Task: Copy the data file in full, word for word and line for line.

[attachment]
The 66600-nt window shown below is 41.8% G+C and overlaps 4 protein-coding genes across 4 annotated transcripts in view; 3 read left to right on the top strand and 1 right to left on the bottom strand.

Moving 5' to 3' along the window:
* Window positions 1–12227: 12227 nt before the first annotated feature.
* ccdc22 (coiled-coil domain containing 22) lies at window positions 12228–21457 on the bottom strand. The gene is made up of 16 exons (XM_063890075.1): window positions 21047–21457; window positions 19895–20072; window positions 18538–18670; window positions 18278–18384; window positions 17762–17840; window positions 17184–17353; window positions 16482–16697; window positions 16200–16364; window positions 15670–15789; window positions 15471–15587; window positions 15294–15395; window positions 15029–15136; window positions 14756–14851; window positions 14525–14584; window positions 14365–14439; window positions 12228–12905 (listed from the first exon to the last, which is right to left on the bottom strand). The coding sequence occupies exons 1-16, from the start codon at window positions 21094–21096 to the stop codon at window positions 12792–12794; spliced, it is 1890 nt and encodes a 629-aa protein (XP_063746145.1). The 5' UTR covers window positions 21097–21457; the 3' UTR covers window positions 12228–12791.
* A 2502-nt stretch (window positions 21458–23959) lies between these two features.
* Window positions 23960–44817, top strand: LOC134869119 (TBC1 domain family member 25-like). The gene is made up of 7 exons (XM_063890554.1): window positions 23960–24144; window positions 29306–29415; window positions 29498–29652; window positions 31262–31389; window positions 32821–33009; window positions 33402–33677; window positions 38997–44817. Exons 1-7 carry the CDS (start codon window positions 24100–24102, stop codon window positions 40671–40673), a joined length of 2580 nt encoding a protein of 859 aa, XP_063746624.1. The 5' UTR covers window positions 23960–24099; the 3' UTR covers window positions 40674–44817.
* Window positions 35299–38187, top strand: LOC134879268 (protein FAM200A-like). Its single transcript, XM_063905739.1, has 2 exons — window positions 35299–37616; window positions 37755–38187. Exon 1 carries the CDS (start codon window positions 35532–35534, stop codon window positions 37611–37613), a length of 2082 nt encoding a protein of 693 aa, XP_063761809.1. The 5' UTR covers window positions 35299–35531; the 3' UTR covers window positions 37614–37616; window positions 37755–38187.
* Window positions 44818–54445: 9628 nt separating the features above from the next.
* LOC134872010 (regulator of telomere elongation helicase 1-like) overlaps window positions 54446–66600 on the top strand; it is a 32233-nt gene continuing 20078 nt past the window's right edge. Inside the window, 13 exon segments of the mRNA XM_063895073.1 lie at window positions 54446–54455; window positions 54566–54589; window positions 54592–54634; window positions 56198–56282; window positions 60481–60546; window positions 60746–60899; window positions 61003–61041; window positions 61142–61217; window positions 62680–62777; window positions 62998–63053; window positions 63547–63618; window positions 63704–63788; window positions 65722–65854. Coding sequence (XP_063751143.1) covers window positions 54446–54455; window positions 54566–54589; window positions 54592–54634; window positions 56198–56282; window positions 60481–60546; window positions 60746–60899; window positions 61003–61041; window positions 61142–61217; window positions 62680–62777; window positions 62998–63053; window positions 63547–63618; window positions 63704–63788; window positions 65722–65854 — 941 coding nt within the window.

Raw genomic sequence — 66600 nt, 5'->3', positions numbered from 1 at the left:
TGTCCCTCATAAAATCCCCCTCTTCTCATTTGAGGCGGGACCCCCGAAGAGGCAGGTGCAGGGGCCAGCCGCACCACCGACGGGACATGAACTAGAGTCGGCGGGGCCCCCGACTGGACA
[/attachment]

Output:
The 66600-nt window shown below is 41.8% G+C and overlaps 4 protein-coding genes across 4 annotated transcripts in view; 3 read left to right on the top strand and 1 right to left on the bottom strand.

Moving 5' to 3' along the window:
* Window positions 1–12227: 12227 nt before the first annotated feature.
* ccdc22 (coiled-coil domain containing 22) lies at window positions 12228–21457 on the bottom strand. The gene is made up of 16 exons (XM_063890075.1): window positions 21047–21457; window positions 19895–20072; window positions 18538–18670; window positions 18278–18384; window positions 17762–17840; window positions 17184–17353; window positions 16482–16697; window positions 16200–16364; window positions 15670–15789; window positions 15471–15587; window positions 15294–15395; window positions 15029–15136; window positions 14756–14851; window positions 14525–14584; window positions 14365–14439; window positions 12228–12905 (listed from the first exon to the last, which is right to left on the bottom strand). The coding sequence occupies exons 1-16, from the start codon at window positions 21094–21096 to the stop codon at window positions 12792–12794; spliced, it is 1890 nt and encodes a 629-aa protein (XP_063746145.1). The 5' UTR covers window positions 21097–21457; the 3' UTR covers window positions 12228–12791.
* A 2502-nt stretch (window positions 21458–23959) lies between these two features.
* Window positions 23960–44817, top strand: LOC134869119 (TBC1 domain family member 25-like). The gene is made up of 7 exons (XM_063890554.1): window positions 23960–24144; window positions 29306–29415; window positions 29498–29652; window positions 31262–31389; window positions 32821–33009; window positions 33402–33677; window positions 38997–44817. Exons 1-7 carry the CDS (start codon window positions 24100–24102, stop codon window positions 40671–40673), a joined length of 2580 nt encoding a protein of 859 aa, XP_063746624.1. The 5' UTR covers window positions 23960–24099; the 3' UTR covers window positions 40674–44817.
* Window positions 35299–38187, top strand: LOC134879268 (protein FAM200A-like). Its single transcript, XM_063905739.1, has 2 exons — window positions 35299–37616; window positions 37755–38187. Exon 1 carries the CDS (start codon window positions 35532–35534, stop codon window positions 37611–37613), a length of 2082 nt encoding a protein of 693 aa, XP_063761809.1. The 5' UTR covers window positions 35299–35531; the 3' UTR covers window positions 37614–37616; window positions 37755–38187.
* Window positions 44818–54445: 9628 nt separating the features above from the next.
* LOC134872010 (regulator of telomere elongation helicase 1-like) overlaps window positions 54446–66600 on the top strand; it is a 32233-nt gene continuing 20078 nt past the window's right edge. Inside the window, 13 exon segments of the mRNA XM_063895073.1 lie at window positions 54446–54455; window positions 54566–54589; window positions 54592–54634; window positions 56198–56282; window positions 60481–60546; window positions 60746–60899; window positions 61003–61041; window positions 61142–61217; window positions 62680–62777; window positions 62998–63053; window positions 63547–63618; window positions 63704–63788; window positions 65722–65854. Coding sequence (XP_063751143.1) covers window positions 54446–54455; window positions 54566–54589; window positions 54592–54634; window positions 56198–56282; window positions 60481–60546; window positions 60746–60899; window positions 61003–61041; window positions 61142–61217; window positions 62680–62777; window positions 62998–63053; window positions 63547–63618; window positions 63704–63788; window positions 65722–65854 — 941 coding nt within the window.

Raw genomic sequence — 66600 nt, 5'->3', positions numbered from 1 at the left:
TGTCCCTCATAAAATCCCCCTCTTCTCATTTGAGGCGGGACCCCCGAAGAGGCAGGTGCAGGGGCCAGCCGCACCACCGACGGGACATGAACTAGAGTCGGCGGGGCCCCCGACTGGACA